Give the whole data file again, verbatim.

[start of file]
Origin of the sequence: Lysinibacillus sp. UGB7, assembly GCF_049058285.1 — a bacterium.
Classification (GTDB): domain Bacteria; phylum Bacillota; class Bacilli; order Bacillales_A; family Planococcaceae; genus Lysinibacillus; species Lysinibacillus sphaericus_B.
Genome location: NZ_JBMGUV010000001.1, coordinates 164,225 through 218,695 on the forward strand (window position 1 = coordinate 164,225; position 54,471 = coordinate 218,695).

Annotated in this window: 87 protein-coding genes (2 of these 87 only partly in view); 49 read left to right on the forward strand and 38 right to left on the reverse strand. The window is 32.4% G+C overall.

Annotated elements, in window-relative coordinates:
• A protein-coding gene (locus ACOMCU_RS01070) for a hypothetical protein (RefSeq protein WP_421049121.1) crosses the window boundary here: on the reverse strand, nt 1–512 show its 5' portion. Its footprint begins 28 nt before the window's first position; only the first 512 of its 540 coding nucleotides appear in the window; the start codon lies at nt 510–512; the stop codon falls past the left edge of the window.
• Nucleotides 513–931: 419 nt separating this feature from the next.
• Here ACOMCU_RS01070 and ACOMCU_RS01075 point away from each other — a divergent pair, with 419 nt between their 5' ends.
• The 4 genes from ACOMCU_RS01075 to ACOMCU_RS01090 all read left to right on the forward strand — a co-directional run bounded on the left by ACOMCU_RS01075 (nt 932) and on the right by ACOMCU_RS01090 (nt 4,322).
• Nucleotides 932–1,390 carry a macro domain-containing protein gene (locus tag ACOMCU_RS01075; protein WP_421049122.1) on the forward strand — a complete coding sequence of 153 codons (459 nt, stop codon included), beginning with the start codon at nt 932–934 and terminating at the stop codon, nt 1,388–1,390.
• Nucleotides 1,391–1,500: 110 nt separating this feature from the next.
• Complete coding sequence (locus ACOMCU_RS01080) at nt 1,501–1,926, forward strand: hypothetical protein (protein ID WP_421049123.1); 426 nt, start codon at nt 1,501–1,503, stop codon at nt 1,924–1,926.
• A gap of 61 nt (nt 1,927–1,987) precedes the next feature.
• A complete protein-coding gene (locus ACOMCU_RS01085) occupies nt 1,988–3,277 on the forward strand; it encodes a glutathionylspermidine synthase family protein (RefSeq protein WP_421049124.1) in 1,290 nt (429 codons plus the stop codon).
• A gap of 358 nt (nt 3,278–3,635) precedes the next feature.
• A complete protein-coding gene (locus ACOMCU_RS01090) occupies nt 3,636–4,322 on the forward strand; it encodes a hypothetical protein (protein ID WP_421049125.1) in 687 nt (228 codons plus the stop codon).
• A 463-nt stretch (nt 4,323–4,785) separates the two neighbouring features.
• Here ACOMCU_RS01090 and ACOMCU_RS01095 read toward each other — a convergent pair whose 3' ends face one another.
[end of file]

Origin of the sequence: Lysinibacillus sp. UGB7, assembly GCF_049058285.1 — a bacterium.
Classification (GTDB): domain Bacteria; phylum Bacillota; class Bacilli; order Bacillales_A; family Planococcaceae; genus Lysinibacillus; species Lysinibacillus sphaericus_B.
Genome location: NZ_JBMGUV010000001.1, coordinates 164,225 through 218,695 on the forward strand (window position 1 = coordinate 164,225; position 54,471 = coordinate 218,695).

Annotated in this window: 87 protein-coding genes (2 of these 87 only partly in view); 49 read left to right on the forward strand and 38 right to left on the reverse strand. The window is 32.4% G+C overall.

Annotated elements, in window-relative coordinates:
• A protein-coding gene (locus ACOMCU_RS01070) for a hypothetical protein (RefSeq protein WP_421049121.1) crosses the window boundary here: on the reverse strand, nt 1–512 show its 5' portion. Its footprint begins 28 nt before the window's first position; only the first 512 of its 540 coding nucleotides appear in the window; the start codon lies at nt 510–512; the stop codon falls past the left edge of the window.
• Nucleotides 513–931: 419 nt separating this feature from the next.
• Here ACOMCU_RS01070 and ACOMCU_RS01075 point away from each other — a divergent pair, with 419 nt between their 5' ends.
• The 4 genes from ACOMCU_RS01075 to ACOMCU_RS01090 all read left to right on the forward strand — a co-directional run bounded on the left by ACOMCU_RS01075 (nt 932) and on the right by ACOMCU_RS01090 (nt 4,322).
• Nucleotides 932–1,390 carry a macro domain-containing protein gene (locus tag ACOMCU_RS01075; protein WP_421049122.1) on the forward strand — a complete coding sequence of 153 codons (459 nt, stop codon included), beginning with the start codon at nt 932–934 and terminating at the stop codon, nt 1,388–1,390.
• Nucleotides 1,391–1,500: 110 nt separating this feature from the next.
• Complete coding sequence (locus ACOMCU_RS01080) at nt 1,501–1,926, forward strand: hypothetical protein (protein ID WP_421049123.1); 426 nt, start codon at nt 1,501–1,503, stop codon at nt 1,924–1,926.
• A gap of 61 nt (nt 1,927–1,987) precedes the next feature.
• A complete protein-coding gene (locus ACOMCU_RS01085) occupies nt 1,988–3,277 on the forward strand; it encodes a glutathionylspermidine synthase family protein (RefSeq protein WP_421049124.1) in 1,290 nt (429 codons plus the stop codon).
• A gap of 358 nt (nt 3,278–3,635) precedes the next feature.
• A complete protein-coding gene (locus ACOMCU_RS01090) occupies nt 3,636–4,322 on the forward strand; it encodes a hypothetical protein (protein ID WP_421049125.1) in 687 nt (228 codons plus the stop codon).
• A 463-nt stretch (nt 4,323–4,785) separates the two neighbouring features.
• Here ACOMCU_RS01090 and ACOMCU_RS01095 read toward each other — a convergent pair whose 3' ends face one another.